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I'll Have Another has a diverse team

I'll Have Another trainer Doug O'Neill speaks at

I'll Have Another trainer Doug O'Neill speaks at a news conference. (May 13, 2012) Credit: AP

BALTIMORE - When the 85-year-old jockey agent met the 25-year-old rider from Mexico at a barbecue last December, not much was happening for either of them. It had been a brutal year for Ivan Puhich, who lost a son to a heart attack and endured complications after colon cancer surgery. Business in California was slow for Mario Gutierrez, who was thinking of returning to Vancouver, where he'd excelled at little Hastings Racecourse.

Puhich said he was bored and bummed out after not working for 18 months and told Gutierrez he would represent him if he liked how he rode. He did, so they teamed up. A month later, while owner Paul Reddam and trainer Doug O'Neill were having lunch at Santa Anita, Gutierrez won a race. Like Puhich, Reddam liked his style.

"Paul said, 'Who is that kid?' '' said O'Neill, who had no idea. "I knew his agent. Ivan Puhich is a legend, and I knew Ivan had him.''

Reddam and O'Neill were looking for a jockey for I'll Have Another, a 3-year-old who hadn't raced since September. "I had Mario come work the colt,'' O'Neill said, "and they got along beautiful.''

If you're a "meant to be" person, this is your kind of fairy tale. First time out, Gutierrez and 43-1 shot I'll Have Another won a stakes Feb. 4, and two months later took the Santa Anita Derby by a nose. On May 5, they became international celebrities by pulling off a 15-1 upset in the Kentucky Derby. Next is Saturday's Preakness, where victory would set up a possible Triple Crown.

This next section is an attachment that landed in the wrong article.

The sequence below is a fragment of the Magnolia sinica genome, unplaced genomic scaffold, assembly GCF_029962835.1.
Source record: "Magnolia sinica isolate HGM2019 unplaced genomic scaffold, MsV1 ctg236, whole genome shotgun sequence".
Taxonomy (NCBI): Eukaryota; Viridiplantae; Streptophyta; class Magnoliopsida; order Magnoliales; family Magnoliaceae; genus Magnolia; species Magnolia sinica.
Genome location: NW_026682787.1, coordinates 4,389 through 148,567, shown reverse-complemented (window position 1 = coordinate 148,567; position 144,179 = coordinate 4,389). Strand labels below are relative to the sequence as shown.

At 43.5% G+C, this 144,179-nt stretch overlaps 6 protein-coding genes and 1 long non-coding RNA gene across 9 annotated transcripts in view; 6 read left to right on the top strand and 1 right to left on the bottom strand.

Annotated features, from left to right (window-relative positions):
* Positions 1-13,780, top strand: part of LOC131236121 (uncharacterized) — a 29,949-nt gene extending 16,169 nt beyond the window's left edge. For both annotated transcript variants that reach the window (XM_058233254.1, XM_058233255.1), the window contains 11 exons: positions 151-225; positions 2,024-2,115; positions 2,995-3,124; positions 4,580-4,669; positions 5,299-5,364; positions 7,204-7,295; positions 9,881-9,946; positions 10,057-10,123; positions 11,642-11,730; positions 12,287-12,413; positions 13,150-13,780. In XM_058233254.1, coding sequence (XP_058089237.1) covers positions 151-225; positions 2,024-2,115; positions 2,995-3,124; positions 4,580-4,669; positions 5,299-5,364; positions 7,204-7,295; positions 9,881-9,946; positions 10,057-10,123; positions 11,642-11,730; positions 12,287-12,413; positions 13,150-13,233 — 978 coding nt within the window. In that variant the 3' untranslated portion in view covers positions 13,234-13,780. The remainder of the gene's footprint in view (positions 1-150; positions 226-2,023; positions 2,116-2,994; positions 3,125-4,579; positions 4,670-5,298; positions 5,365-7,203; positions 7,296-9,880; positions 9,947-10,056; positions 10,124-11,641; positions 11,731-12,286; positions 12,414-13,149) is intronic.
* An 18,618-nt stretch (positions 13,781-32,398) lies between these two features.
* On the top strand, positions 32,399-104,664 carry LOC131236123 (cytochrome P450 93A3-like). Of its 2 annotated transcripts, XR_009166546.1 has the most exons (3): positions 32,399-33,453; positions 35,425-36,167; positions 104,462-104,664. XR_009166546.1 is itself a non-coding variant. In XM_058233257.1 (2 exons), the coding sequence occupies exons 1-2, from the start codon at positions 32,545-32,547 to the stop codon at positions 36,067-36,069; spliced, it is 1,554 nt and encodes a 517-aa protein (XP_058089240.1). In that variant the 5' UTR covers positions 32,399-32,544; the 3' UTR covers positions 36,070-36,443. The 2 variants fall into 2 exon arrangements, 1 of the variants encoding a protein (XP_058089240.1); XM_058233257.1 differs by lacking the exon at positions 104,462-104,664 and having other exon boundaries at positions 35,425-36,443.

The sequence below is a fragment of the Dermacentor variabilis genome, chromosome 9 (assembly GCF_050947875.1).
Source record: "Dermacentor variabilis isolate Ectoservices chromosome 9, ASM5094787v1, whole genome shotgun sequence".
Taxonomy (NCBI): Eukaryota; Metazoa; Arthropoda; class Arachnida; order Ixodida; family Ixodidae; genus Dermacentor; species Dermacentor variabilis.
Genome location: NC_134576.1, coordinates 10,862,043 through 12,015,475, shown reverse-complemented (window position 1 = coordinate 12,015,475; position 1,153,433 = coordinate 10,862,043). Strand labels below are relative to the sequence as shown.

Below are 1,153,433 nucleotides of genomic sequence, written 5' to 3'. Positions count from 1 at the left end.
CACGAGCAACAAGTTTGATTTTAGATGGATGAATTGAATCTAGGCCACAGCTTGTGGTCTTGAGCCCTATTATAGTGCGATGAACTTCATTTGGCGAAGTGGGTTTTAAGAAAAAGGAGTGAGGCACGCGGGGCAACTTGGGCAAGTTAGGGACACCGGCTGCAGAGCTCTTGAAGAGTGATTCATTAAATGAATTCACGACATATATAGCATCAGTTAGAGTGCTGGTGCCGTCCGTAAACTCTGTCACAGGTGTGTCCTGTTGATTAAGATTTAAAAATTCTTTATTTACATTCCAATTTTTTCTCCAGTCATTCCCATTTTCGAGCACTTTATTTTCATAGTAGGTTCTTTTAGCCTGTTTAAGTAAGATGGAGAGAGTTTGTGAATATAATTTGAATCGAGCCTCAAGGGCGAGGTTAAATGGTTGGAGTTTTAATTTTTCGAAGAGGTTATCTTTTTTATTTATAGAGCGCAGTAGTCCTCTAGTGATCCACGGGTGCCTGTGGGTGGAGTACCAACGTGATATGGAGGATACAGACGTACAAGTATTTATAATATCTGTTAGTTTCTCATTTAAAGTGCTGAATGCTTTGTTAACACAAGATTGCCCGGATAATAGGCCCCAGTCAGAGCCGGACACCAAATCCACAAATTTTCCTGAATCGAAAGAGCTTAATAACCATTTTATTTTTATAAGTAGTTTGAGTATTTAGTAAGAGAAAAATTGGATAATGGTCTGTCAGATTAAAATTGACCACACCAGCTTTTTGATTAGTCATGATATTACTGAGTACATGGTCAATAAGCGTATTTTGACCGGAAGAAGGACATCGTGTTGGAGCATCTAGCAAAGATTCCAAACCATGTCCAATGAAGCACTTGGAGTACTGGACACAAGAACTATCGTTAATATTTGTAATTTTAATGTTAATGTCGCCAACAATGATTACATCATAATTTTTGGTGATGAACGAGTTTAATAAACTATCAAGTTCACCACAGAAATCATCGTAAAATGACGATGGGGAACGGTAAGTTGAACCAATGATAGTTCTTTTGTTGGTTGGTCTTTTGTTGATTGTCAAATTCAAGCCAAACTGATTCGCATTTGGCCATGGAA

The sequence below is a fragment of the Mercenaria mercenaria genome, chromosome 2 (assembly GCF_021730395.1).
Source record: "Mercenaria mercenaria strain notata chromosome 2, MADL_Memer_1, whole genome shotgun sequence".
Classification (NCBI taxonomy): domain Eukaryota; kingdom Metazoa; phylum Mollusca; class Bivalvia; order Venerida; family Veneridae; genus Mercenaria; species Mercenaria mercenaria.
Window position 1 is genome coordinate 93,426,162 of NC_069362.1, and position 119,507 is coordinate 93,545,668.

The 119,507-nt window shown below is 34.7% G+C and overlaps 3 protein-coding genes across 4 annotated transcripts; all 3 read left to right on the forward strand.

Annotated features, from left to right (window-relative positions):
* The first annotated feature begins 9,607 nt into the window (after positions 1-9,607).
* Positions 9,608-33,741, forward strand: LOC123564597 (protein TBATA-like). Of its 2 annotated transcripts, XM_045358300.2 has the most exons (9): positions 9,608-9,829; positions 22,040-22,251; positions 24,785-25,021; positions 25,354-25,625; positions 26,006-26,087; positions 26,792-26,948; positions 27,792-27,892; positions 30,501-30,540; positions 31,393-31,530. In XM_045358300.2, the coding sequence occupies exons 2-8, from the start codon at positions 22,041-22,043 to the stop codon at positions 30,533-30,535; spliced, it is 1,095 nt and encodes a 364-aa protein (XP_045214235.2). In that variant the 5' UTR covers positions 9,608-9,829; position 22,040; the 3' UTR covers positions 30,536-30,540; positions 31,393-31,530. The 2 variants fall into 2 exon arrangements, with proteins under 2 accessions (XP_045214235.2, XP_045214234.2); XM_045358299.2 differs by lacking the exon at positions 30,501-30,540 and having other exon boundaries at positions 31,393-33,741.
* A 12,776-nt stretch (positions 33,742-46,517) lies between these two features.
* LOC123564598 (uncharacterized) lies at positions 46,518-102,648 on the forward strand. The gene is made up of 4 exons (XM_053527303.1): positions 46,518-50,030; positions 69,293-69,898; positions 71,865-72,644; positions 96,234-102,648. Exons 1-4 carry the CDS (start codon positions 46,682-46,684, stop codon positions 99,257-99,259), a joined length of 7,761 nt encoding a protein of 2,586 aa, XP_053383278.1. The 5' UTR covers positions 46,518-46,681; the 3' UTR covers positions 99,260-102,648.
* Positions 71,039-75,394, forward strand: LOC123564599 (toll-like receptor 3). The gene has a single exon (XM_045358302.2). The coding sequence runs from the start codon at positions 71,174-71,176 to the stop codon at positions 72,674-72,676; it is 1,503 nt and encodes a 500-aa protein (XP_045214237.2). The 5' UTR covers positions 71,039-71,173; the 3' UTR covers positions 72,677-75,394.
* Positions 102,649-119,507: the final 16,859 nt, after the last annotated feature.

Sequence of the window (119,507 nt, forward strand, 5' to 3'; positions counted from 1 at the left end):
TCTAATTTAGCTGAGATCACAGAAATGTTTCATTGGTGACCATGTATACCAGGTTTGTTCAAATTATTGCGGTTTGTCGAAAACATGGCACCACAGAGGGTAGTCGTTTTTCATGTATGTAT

"Mario and I have talked many times about how amazing this run is,'' O'Neill said. "Who knows if we'll ever have a horse like this again, so we just want to enjoy every minute of it.''

No sport equals horse racing for unlikely alliances among people of different backgrounds. As a teenager in 1945, Puhich was a Marine fighting at bloody Okinawa. At 14, Gutierrez was riding quarter horses in match races in Mexico. O'Neill wasn't involved with horses growing up, and Reddam was an academic.

O'Neill, 43, has led the standings at 28 Southern California meetings and won three Breeders' Cups since taking out his trainer's license in 1994. That was eight years after his racetrack debut as an 18-year-old hot walker who said he knew next to nothing about thoroughbreds. His first star was Lava Man, who earned more than $5 million after O'Neill claimed him for $50,000. Now, at 11, the gelding is O'Neill's stable pony and I'll Have Another's constant companion.

Reddam's back story may be the oddest of all. The 56-year-old Ontario native taught philosophy at USC and Cal State-Los Angeles before going into, of all things, the mortgage business. He made his fortune by selling to General Motors in 1999, four years after he founded the lending company. He's owned thoroughbreds since 1988 and won the 2004 Breeders' Cup Juvenile (Wilko) and 2006 Turf (Red Rocks). Before that, Reddam bred harness horses as a sideline while teaching.

In the Derby winner's circle, the president of CashCall, a Southern California loan operation, showed he's well versed in more than the prime rate. Reddam quoted a deep thinker unknown to almost everyone in the crowd of 165,307. "Ludwig Wittgenstein said, 'After all the philosophical problems have been solved, nothing of importance will have been accomplished.' So we got into horse racing.''

There's no record of Wittgenstein being mentioned at a Derby celebration, and definitely not by Calvin Borel or Bob Baffert.

Reddam has been an O'Neill client since 2004. "I just feel like we have very good chemistry,'' Reddam said. "The Doug O'Neill team is a lot of fun and tries to remember that racing is supposed to be fun first. We don't come from the bluest of blood for horse racing, but that's OK.''


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